Home Fashion Every niche question we have about Twilight, answered by director Catherine Hardwicke

Every niche question we have about Twilight, answered by director Catherine Hardwicke

Every niche question we have about Twilight, answered by director Catherine Hardwicke

You recreated the cover of the book, of two hands cupping an apple, with Edward catching an apple in the cafeteria with his feet and it moving up his body into his hands. What was the process of getting that shot?

I just thought [it would be great to have] some little beautiful nods. Of course, I wanted Stephenie Meyer to be in the movie, and I thought our fans were going to kind of love that. She’s in the diner scene. And [I thought] wouldn’t it be neat to have that same visual from the book if we could figure out how to do it? We had the apple, and we kept trying [the sequence] and it was a pretty tight budget, we had a tight schedule. We usually only did, like, three or four takes and we just could not get the apple to work, and then on take seven, I was like, maybe this was a dumb idea, but let’s do take eight and let me try it one more time. Take 13 I think is where we got it.

And is it actually Robert Pattinson doing that trick?

It is. He really did just have to catch it.

There are a few super-speed running scenes, and one of the defining scenes of the film is when Edward tells Bella ”Hold on Tight, Spider Monkey” before grabbing her and sprinting her through the forest. How were those scenes shot on such a tight budget?

There’s really no special effects in the movie. There’s no CGI or anything, apart from the skin sparkling. There are two shots that are green screen, but the rest… it’s very minimal, it’s really more like Guillermo del Toro with in-camera stuff. We just sped up the film, so that was one technique. And then when the bad vampires come in the baseball scene, the stunt guy made what he called a magic carpet, which is a piece of plexiglass attached to a machine, so they could walk on it and it doubled their speed.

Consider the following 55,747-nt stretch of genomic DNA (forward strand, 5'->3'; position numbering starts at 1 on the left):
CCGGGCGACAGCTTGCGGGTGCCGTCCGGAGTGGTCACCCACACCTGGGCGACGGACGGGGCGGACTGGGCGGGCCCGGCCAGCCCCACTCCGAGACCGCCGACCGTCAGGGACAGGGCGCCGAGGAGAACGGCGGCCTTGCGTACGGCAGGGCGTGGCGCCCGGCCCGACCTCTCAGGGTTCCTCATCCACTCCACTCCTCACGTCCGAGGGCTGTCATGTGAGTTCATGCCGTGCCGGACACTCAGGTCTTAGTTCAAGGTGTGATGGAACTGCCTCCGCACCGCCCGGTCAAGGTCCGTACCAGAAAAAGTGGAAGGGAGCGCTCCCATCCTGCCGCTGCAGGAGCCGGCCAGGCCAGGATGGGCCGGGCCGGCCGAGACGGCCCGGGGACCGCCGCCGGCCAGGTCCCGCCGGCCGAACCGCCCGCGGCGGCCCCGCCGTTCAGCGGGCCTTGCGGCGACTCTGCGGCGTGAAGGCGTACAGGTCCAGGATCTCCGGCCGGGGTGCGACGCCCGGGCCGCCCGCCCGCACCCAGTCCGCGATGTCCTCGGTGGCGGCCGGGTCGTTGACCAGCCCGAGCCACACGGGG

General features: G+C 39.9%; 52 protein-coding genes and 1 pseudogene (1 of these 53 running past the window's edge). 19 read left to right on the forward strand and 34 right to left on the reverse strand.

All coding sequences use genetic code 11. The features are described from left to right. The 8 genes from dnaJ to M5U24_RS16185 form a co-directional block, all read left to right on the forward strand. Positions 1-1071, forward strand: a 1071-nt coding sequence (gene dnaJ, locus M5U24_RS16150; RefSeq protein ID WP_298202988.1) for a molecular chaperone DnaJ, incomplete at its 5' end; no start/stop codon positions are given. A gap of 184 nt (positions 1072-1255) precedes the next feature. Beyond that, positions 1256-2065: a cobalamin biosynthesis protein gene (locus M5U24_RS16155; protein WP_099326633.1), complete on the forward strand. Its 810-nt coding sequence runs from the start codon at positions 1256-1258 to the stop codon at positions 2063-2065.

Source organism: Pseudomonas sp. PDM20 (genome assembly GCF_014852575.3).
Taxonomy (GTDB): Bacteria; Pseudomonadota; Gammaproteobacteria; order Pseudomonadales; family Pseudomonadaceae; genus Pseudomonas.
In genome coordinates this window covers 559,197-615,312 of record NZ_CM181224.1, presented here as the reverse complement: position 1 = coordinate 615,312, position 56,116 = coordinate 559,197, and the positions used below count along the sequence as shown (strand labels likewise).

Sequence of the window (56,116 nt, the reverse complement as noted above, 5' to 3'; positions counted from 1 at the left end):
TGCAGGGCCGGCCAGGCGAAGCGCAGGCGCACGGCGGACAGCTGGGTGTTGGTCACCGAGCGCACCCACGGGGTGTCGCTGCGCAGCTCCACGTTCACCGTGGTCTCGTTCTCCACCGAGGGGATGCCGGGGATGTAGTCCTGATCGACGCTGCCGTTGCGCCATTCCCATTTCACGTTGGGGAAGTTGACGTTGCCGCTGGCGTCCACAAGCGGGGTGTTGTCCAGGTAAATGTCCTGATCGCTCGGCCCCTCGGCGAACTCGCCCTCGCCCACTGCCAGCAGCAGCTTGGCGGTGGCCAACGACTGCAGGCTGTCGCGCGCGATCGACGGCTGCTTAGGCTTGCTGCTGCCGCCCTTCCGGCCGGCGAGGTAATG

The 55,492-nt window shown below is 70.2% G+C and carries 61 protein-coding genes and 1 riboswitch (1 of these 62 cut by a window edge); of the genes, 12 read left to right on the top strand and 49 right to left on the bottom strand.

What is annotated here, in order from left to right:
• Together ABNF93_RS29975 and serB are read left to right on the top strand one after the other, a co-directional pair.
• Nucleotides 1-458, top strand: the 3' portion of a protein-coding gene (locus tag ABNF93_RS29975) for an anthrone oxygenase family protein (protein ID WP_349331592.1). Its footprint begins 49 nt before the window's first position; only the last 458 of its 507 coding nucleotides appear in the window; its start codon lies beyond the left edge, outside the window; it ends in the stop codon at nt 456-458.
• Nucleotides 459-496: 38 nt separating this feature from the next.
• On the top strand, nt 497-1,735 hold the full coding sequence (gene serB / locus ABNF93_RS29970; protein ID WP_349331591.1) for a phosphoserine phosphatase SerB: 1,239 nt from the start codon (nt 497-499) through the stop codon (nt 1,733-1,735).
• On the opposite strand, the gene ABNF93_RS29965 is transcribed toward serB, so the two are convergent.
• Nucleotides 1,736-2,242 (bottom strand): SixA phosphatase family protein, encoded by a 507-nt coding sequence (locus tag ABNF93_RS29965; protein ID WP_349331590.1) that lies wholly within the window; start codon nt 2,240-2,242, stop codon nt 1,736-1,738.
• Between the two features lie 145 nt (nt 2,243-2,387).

Speaking of the skin sparkling, what was the process of nailing the sparkles? Was it a Goldilocks situation of, like, not enough, too much and just right?

The tricky thing is, you first think, Okay, a grown man has to sparkle. Okay, that’s a little scary. I don’t want it to be jokey. I don’t want you to laugh. I want you to believe it, and it feel organic. We did try it with makeup, and that looked ridiculous. Just makeup that had some, you know, iridescent shimmer and stuff. In the book, he sparkles for a long time in the meadow, it’s like four or five pages he is in the sunshine, and I said, ‘Well, we can’t afford that, so let’s just reduce that time’. So the idea was that he would just step out into the beam of light, show her, say a couple of things and then get it out of there. Then we went to ILM, Industrial Light and Magic up in San Francisco that does Star Wars, and I worked with the artists there to get the right amount of sparkle.


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